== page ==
But in the case of alcohols, the higher the humidity, the faster the evaporation. The reason is that the water vapors draws out the alcohol. It’s like how salt draws out water.
The higher the wind speed, the faster the evaporation. Remember that evaporation happens on the surface. So the first vapors that form tend to hang out just above the surface. These vapors can be reabsorbed back into the liquid. A high wind speed would sweep these vapors away. When swept, those vapors can’t be reabsorbed back into the liquid. Plus, new ones from the liquid can take their place.
Alcohol Evaporating From Drinks
So you now know that alcohol and water evaporate at different rates. But how fast they evaporate changes when they are mixed together, like in drinks. How fast either evaporates depends on the alcohol by volume (ABV). Liquors usually cap off at 40% ABV because at that point, water and alcohol evaporate at the same time.
So if you leave a 40% whiskey open overnight, it should be around 40% alcohol the next day. But it might not taste the same. Because the molecules that give the flavor tend to evaporate faster. In drinks with lower ABVs like beer and wine, the alcohol will tend to evaporate faster.
Cooking With Alcohol
When you cook with drinks like wine, the alcohol will evaporate faster than the water. However, you can’t assume that you will burn off all the alcohol when you’re done cooking. How fast alcohol evaporates when cooking depends on many factors as well. Among those factors is the size of the cooking vessel.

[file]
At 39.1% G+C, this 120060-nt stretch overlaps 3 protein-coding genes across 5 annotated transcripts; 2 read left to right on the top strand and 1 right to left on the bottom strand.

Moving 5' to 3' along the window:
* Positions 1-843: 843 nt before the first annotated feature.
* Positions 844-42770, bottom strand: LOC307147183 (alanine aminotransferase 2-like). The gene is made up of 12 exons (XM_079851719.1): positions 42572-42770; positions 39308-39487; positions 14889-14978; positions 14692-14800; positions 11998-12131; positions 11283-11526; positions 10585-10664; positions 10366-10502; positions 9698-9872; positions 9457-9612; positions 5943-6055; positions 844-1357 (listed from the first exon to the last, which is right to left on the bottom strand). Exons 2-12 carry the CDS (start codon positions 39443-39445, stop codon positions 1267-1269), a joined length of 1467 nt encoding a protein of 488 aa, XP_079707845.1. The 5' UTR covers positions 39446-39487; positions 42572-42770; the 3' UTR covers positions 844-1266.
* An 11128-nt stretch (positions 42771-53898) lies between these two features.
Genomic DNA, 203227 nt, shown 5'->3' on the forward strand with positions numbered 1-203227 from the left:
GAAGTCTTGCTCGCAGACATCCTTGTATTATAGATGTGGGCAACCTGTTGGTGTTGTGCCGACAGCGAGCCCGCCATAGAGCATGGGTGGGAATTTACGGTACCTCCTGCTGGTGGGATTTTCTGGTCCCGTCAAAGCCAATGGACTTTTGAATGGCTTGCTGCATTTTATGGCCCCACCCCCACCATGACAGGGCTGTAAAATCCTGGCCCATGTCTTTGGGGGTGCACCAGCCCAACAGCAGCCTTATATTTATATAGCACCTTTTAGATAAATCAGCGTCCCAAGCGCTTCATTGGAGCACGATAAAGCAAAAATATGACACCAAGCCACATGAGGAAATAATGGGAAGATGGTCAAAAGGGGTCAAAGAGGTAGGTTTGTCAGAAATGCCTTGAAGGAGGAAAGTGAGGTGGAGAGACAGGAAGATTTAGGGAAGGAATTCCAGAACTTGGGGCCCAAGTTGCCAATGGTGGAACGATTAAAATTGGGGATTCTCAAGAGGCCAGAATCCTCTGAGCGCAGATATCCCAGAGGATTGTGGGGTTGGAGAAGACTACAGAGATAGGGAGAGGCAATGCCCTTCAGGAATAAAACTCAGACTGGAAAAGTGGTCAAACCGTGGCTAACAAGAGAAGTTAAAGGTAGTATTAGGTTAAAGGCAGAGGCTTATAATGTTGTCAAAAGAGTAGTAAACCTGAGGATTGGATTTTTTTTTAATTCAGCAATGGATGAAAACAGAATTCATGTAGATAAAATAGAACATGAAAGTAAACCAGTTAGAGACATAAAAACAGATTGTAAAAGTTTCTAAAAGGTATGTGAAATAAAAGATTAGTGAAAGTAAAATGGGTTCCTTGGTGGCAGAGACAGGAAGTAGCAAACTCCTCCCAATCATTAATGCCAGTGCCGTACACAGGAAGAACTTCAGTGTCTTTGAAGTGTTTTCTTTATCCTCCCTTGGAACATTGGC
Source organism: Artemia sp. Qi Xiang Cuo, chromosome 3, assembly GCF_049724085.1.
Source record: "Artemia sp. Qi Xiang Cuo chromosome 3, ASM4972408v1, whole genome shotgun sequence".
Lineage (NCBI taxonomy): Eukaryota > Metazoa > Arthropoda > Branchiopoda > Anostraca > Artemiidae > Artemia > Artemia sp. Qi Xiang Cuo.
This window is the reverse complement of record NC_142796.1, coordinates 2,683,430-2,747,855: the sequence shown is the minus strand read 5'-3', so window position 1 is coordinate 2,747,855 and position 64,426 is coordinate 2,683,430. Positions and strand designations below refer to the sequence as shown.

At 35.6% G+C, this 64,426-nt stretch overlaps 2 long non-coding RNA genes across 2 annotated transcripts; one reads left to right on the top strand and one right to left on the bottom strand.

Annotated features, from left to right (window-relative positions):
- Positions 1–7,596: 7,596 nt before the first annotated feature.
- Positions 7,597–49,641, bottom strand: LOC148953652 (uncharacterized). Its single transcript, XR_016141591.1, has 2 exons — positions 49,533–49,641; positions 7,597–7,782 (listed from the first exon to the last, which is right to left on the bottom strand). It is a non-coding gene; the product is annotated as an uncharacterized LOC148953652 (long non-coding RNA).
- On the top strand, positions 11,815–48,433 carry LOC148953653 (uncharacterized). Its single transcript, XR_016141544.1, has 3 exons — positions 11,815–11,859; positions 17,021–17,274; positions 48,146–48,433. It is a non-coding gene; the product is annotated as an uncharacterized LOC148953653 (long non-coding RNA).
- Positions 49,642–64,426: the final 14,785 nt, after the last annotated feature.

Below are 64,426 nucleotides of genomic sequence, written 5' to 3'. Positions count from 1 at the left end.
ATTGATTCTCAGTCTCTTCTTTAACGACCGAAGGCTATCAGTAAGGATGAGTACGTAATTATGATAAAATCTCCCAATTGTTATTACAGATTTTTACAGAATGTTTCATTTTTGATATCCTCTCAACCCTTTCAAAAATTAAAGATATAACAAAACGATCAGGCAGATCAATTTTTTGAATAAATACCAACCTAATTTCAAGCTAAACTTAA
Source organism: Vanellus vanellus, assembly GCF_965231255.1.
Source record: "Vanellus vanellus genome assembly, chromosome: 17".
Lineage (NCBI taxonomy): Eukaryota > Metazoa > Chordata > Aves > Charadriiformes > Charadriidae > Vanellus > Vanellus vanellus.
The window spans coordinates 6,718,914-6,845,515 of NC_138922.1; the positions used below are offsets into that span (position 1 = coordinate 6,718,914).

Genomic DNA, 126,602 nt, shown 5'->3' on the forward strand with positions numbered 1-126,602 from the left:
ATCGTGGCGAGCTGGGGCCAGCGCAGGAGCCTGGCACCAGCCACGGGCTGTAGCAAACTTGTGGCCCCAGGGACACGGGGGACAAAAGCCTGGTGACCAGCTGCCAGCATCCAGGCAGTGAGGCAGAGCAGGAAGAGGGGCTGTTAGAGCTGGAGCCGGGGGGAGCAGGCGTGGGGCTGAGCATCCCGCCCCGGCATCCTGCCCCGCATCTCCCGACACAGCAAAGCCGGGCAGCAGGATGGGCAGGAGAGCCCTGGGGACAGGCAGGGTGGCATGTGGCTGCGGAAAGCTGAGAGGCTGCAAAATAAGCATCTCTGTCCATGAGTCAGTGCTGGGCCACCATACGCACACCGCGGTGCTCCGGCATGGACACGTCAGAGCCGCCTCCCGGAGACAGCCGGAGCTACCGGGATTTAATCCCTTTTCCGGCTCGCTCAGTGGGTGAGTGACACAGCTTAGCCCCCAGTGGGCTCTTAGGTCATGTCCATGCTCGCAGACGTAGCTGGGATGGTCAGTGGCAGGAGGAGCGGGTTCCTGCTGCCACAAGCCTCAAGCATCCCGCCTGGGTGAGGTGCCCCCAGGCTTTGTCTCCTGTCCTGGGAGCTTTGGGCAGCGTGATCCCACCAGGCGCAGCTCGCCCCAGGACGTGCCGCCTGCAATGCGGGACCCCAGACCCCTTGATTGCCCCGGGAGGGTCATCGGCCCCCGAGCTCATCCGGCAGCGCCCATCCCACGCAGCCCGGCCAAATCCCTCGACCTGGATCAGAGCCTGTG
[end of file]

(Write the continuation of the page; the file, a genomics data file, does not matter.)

An old study in 1992 found that cooking always results in some, but not total, loss of alcohol. A more recent study in 2016 also found that cooking with beer still ends with some alcohol in the final dish. Although they estimated that the highest amount of ethanol left per serving was 1.28 g. That amount isn’t a concern for most people.
A rule of thumb many cooks follow is to cook the food for at least 3 hours to be sure they burn off the alcohol. After that time, if any alcohol still remained, it shouldn’t be much to be concerned with.
Now let’s say all factors we talked about are equal. Below is a ranking of the evaporation speeds of different alcohols. The fastest is 1 and the slowest is 5 Also indicated is their concentration.
|Alcohol||Evaporation Speed Ranking|
|Ethanol Disinfectant – >70%||1|
|Ethanol Disinfectant – 60-70%||2|
|Liquor – Average ABV of 37%||3|
|Wine – Average ABV of 11.6%||4|
|Beer – Average ABV of 4.5%||5|
Below is an alcohol burn-off chart from the US Department of Agriculture. It shows how much alcohol can remain in different cooking methods.
|Cooking Method||Percent of Alcohol Left|
|Alcohol added to boiling liquid & removed from heat||85%|
|No heat, stored overnight||70%|
|Baked for 25 minutes, alcohol not stirred into the mixture||45%|
Here’s how much alcohol will be left If you simmer dishes after:
- 15 minutes : 40%
- 30 minutes : 35%
- 1 hour : 25%
- 1.5 hours : 20%
- 2 hours : 10%
- 2.5 hours : 5%
As you can, the longer you cook less alcohol will be left in your dish.
Does ethyl alcohol expire?
Ethyl alcohol, along with isopropyl alcohol, alcohol-based sanitizers, and rubbing alcohol have an expiration date. But that date doesn’t mean the alcohol “goes bad”. It means by that time, much of the alcohol would have evaporated.
Does ethyl alcohol evaporate faster than isopropyl alcohol?
Isopropyl alcohol has a boiling point of 180.5 °F (82.5 °C). Ethyl alcohol has a boiling point of 173 °F (78.37 °C). Hence, ethyl alcohol evaporate faster than isopropyl alcohol.